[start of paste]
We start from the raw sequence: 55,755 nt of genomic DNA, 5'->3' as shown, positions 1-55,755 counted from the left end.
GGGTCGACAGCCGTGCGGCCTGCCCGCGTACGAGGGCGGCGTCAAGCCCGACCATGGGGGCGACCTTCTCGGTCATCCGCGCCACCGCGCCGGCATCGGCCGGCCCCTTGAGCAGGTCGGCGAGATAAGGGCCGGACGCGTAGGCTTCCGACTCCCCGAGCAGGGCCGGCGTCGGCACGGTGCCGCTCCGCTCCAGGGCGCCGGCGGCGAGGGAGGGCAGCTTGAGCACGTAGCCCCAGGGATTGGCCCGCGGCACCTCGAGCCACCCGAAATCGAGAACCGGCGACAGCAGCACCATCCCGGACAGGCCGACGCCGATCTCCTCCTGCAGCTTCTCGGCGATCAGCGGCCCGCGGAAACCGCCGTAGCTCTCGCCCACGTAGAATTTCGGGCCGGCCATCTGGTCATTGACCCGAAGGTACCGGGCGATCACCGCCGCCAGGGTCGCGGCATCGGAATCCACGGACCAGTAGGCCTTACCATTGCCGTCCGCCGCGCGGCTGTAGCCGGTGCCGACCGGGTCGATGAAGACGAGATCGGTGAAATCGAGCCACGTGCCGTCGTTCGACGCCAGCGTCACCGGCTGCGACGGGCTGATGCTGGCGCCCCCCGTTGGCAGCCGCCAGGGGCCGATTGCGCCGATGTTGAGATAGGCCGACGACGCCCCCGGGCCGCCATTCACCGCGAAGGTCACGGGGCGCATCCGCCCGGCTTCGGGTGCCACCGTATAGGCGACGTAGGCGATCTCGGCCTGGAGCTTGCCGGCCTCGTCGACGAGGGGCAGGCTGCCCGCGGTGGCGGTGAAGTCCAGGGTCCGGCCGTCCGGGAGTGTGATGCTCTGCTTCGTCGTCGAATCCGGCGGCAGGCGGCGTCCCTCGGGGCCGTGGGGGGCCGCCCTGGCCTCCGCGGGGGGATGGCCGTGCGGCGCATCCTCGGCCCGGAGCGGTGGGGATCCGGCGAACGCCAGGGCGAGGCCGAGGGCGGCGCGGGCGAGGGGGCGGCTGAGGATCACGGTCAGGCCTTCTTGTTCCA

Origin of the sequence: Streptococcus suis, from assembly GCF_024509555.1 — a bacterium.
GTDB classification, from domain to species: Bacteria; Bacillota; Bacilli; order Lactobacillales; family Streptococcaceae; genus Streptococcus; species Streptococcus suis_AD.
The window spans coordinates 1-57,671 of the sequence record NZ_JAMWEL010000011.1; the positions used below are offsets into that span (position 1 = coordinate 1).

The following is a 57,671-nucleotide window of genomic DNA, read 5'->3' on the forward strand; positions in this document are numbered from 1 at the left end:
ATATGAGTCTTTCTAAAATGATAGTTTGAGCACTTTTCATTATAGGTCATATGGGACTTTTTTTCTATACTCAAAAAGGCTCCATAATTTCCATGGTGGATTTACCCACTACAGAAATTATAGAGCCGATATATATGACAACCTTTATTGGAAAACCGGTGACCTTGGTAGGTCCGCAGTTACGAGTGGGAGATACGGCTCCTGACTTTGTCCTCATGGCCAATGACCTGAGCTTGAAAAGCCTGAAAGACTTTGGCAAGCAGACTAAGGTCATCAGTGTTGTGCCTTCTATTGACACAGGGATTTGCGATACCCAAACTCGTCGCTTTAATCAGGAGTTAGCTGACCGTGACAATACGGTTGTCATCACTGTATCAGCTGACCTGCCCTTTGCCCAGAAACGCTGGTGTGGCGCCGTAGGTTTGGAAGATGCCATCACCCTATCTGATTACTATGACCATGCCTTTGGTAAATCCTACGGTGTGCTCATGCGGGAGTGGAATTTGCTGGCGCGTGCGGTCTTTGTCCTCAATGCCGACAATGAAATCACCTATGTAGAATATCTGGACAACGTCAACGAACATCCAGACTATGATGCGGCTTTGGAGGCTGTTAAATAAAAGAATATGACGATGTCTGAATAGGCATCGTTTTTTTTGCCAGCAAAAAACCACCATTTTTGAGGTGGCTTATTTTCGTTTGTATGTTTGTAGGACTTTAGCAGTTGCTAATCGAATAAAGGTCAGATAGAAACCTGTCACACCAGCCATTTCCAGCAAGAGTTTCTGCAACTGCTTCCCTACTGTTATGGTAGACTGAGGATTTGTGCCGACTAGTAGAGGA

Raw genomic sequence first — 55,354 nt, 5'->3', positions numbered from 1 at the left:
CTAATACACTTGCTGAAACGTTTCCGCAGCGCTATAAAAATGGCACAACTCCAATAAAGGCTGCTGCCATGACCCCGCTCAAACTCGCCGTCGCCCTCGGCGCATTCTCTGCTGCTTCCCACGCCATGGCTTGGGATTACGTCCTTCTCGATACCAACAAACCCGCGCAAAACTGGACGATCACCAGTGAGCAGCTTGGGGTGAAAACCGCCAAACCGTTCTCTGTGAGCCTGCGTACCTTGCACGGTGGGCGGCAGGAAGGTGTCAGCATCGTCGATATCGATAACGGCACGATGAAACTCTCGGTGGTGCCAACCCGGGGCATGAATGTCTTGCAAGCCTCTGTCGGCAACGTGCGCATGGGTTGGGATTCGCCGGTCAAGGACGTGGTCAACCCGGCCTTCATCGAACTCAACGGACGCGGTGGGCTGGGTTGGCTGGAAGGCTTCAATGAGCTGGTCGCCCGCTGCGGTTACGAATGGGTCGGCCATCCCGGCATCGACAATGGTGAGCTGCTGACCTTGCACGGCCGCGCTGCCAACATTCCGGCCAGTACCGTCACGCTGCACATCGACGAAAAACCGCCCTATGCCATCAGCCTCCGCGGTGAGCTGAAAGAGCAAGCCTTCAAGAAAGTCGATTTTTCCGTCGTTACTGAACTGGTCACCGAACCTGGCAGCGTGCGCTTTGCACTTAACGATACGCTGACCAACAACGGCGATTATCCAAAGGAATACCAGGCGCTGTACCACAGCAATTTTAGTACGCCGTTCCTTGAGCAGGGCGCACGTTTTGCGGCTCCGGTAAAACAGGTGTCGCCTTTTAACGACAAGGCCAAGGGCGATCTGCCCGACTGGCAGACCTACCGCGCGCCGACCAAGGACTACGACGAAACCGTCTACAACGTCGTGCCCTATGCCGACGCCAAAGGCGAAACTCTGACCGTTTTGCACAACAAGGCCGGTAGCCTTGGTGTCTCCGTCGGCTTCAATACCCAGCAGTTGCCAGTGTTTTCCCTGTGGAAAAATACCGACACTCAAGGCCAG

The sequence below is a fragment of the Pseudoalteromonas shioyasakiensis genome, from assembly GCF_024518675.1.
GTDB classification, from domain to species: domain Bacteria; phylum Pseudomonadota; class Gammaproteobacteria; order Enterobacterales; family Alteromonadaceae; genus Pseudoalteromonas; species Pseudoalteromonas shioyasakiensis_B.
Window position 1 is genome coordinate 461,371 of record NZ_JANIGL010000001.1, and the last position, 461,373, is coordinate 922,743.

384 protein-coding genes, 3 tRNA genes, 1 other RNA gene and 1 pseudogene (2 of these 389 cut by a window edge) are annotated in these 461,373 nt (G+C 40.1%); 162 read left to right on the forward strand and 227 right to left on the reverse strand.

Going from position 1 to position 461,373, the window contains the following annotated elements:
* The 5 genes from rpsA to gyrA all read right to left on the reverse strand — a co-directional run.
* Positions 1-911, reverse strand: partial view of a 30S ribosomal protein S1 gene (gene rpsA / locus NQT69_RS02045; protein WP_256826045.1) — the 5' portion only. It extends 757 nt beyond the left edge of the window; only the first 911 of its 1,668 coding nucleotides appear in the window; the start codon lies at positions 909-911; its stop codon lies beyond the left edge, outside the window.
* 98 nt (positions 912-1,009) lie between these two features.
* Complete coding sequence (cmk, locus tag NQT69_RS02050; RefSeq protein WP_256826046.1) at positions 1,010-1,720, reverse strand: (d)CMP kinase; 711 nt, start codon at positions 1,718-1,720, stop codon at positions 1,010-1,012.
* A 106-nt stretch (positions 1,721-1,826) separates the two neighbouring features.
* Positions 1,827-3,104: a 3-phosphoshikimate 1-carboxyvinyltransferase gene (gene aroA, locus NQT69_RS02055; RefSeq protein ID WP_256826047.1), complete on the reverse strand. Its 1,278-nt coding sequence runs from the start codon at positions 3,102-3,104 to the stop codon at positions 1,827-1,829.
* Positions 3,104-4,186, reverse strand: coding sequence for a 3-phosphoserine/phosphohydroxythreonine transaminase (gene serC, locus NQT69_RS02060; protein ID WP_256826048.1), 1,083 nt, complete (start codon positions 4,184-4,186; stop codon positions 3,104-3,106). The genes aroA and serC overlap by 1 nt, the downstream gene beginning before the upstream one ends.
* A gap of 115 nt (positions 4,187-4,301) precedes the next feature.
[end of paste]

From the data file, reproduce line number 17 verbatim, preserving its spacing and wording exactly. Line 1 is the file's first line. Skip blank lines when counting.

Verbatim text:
* 98 nt (positions 912-1,009) lie between these two features.